From SINGS (Spitzer Infrared Nearby Galaxies Survey): Isn’t it a beautiful Hubble tuning fork?

As a first year graduate student of statistics, because of the rumor that Prof. C.R.Rao won’t teach any more and because of his fame, the most famous statistician alive, I enrolled his “multivariate analysis” class without thinking much. Everything is smooth and easy for him and he has incredible memories of equations and proofs. However, I only grasped intuitive concepts like why the method works, not details of mathematics, theorems, and their proofs. Instantly, I began to think how methods can be applied to astronomical data. After a few lessons, I desperately wanted to try out multivariate analysis methods to classify galactic morphology.

The dream died shortly because there’s no data set that can be properly fed into statistical methods for classification. I spent quite time on searching some astronomical data bases including ADS. This was before SDSS or VizieR become popular as now. Then, I thought about applying them to classify supernovae because understanding the pattern of their light curves tells a lot of the history of our universe (Type Ia SNe are standard candle) and because I know some publicly available SN light curves. Immediately, I realize that individual light curves are biased from the sampling perspective. I do not know how to correct them for multivariate analysis. I also thought about applying multivariate analysis methods to stellar spectral types and stars of different mechanical systems (single, binary, association, etc). I thought about how to apply newly learned methods to every astronomical objects that I learned, from sunspots to AGNs.

Regardless of target objects to be scrutinized under this fascinating subject “multivariate analysis,” two factors kept discouraged me: one was that I didn’t have enough training to develop new statistical models in a couple of weeks to reflect unique statistical challenges embedded in data that have missings, irregularities, non-iid, outliers and others that are hardly transcribed into statistical setting, and the other, which was more critical, was that no accessible astronomical database repository for statistical learning. Without deep knowledge in astronomy and trained skills to handle astronomical data, catalogs are generally useless. Those catalogs and data sets in archives are different from data sets from data repositories in machine learning (these data sets are intuitive).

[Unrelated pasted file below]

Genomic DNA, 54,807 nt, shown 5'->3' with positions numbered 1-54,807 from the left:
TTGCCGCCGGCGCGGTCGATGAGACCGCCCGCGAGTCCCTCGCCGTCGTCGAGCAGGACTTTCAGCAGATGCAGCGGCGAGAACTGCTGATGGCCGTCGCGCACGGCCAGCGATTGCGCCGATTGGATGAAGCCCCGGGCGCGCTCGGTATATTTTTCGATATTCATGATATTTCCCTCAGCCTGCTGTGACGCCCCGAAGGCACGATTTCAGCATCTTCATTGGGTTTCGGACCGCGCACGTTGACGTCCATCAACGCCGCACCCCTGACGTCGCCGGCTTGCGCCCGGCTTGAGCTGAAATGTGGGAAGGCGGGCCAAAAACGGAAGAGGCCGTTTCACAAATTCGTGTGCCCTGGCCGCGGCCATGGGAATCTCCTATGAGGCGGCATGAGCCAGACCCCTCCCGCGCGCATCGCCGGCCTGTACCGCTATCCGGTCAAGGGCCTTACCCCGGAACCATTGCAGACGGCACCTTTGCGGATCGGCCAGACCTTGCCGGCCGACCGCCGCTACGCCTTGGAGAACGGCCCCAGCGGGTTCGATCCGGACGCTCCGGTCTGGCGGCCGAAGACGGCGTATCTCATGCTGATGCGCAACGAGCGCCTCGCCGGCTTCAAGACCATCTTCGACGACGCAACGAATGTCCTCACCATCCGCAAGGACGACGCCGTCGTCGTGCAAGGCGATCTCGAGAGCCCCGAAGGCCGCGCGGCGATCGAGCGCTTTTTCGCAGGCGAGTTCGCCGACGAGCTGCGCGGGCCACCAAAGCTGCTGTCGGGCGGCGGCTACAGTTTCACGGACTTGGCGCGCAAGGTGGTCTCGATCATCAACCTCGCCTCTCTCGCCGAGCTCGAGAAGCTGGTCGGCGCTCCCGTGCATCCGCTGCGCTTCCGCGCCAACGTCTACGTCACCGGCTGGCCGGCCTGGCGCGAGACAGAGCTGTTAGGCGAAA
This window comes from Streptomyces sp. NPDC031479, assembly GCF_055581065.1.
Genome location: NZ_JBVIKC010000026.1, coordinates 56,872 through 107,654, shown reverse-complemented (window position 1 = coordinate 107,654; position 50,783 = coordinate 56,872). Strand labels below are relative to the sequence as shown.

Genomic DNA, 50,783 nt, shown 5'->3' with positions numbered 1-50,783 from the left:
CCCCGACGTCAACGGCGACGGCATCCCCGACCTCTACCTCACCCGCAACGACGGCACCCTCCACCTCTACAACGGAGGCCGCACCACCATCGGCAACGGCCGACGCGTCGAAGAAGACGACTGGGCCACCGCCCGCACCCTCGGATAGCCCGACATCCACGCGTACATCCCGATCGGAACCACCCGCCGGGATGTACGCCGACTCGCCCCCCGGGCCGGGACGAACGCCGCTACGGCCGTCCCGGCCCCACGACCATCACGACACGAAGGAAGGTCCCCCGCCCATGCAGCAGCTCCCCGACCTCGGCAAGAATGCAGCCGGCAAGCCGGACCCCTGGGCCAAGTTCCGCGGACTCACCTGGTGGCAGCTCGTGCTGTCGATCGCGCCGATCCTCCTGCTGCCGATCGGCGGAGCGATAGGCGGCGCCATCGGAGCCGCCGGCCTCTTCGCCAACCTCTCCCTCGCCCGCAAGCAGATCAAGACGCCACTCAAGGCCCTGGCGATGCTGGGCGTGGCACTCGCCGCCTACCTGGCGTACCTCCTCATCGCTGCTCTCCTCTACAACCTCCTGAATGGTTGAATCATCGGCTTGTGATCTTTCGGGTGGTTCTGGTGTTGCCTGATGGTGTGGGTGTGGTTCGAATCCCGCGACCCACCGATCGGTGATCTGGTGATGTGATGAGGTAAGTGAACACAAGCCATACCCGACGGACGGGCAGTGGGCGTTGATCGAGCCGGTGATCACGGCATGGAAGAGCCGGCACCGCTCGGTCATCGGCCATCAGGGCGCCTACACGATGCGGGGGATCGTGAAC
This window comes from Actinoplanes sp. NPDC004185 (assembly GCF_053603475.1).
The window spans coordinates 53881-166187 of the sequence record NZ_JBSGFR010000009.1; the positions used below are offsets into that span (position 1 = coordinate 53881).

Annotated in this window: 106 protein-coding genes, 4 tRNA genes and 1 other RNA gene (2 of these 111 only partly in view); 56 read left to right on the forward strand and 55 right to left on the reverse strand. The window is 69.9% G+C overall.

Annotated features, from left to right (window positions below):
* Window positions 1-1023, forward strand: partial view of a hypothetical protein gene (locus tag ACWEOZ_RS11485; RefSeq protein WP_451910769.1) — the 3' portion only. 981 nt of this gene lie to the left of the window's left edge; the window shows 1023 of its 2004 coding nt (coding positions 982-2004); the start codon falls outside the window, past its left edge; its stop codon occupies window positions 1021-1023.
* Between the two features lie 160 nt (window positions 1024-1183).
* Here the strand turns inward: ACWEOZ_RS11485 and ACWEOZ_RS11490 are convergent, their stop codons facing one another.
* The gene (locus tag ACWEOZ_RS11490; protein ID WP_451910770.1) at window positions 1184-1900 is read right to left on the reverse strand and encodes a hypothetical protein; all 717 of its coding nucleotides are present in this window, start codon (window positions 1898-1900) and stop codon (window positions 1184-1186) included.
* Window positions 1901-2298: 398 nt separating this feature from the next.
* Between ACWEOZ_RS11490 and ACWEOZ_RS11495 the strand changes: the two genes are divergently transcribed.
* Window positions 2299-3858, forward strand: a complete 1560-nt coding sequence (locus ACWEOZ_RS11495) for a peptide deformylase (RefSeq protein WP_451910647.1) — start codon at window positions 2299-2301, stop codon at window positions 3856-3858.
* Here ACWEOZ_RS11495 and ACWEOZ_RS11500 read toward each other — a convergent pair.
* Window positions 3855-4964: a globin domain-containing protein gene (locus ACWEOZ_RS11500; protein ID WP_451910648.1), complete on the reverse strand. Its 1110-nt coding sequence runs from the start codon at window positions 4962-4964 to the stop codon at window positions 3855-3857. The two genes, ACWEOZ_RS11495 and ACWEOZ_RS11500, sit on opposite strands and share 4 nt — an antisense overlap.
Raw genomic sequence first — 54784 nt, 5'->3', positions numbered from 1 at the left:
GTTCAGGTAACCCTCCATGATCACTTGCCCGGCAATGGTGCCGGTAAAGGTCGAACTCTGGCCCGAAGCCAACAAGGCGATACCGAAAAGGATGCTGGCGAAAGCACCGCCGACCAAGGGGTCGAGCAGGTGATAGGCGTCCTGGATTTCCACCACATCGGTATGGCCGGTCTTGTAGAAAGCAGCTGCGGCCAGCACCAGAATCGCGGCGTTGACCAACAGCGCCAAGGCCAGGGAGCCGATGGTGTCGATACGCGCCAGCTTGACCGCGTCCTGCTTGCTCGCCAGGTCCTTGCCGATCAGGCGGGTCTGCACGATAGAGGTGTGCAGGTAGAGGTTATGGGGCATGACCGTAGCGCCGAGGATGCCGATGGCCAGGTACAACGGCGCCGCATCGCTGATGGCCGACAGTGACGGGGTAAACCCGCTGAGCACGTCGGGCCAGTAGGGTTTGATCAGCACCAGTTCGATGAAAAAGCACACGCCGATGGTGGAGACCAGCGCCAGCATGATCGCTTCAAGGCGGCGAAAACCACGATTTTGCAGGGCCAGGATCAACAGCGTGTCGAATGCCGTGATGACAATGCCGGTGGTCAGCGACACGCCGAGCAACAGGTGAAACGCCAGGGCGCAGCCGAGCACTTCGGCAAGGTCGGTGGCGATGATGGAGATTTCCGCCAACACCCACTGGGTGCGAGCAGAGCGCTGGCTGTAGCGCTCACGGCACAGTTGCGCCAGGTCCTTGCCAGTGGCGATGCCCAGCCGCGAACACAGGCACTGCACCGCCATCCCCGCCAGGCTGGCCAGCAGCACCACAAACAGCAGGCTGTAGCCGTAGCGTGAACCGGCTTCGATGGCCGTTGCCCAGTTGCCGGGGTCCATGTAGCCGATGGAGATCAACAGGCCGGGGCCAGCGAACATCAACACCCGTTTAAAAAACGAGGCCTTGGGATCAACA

Astronomers would think analyzing toy/mock data sets is not scientific because it’s not leading to any new discovery which they always make. From data analyst viewpoints, scientific advances mean finding tools that summarize data in an optimal manner. As I demanded in Astroinformatics, methods for retrieving information can be attempted and validated with well understood, astrophysically devastated data sets. Pythagoras theorem was proved not only once but there are 39 different ways to prove it.

Seeing this nice poster image (the full resolution image of 56MB is available from the link), brought me some memory of my enthusiasm of applying statistical learning methods for better knowledge discovery. As you can see there are so many different types of galaxies and often times there is no clear boundary between them – consider classifying blurry galaxies by eyes: a spiral can be classified as a irregular, for example. Although I wish for automatic classification of these astrophysical objects, because of difficulties in composing a training set for classification or collecting data of distinctive manifold groups for clustering, as much as complexity that this tuning fork shows, machine learning procedures is equally complicated to be developed. Complex topology of astronomical objects seems to be the primary reason of lacking in statistical learning applications compared to other fields.

Nonetheless, multivariable analysis can be useful for viewing relations from different perspectives, apart from known physics models. It may help to develop more fine tuned physics model by taking latent variables into account that are found from statistical learning processes. Such attempts, I believe, can assist astronomers to design telescopes and to invent efficient ways to collect/analyze data by knowing which features are more significant than others to understand morphological shape of galaxies, patterns in light curves, spectral types, etc. When such experiences accumulate, different insights of physics can kick in like scientists scrambled and assembled galaxies into a tuning fork that led developing various evolution models.

To make a long story short, you have two choices: one, just enjoy these beautiful pictures and apprehend the complexity of our universe, or two, this picture of Hubble’s tuning fork can be inspirational to you for advances in astroinformatics. Whichever path you choose, it’s your time worthy.

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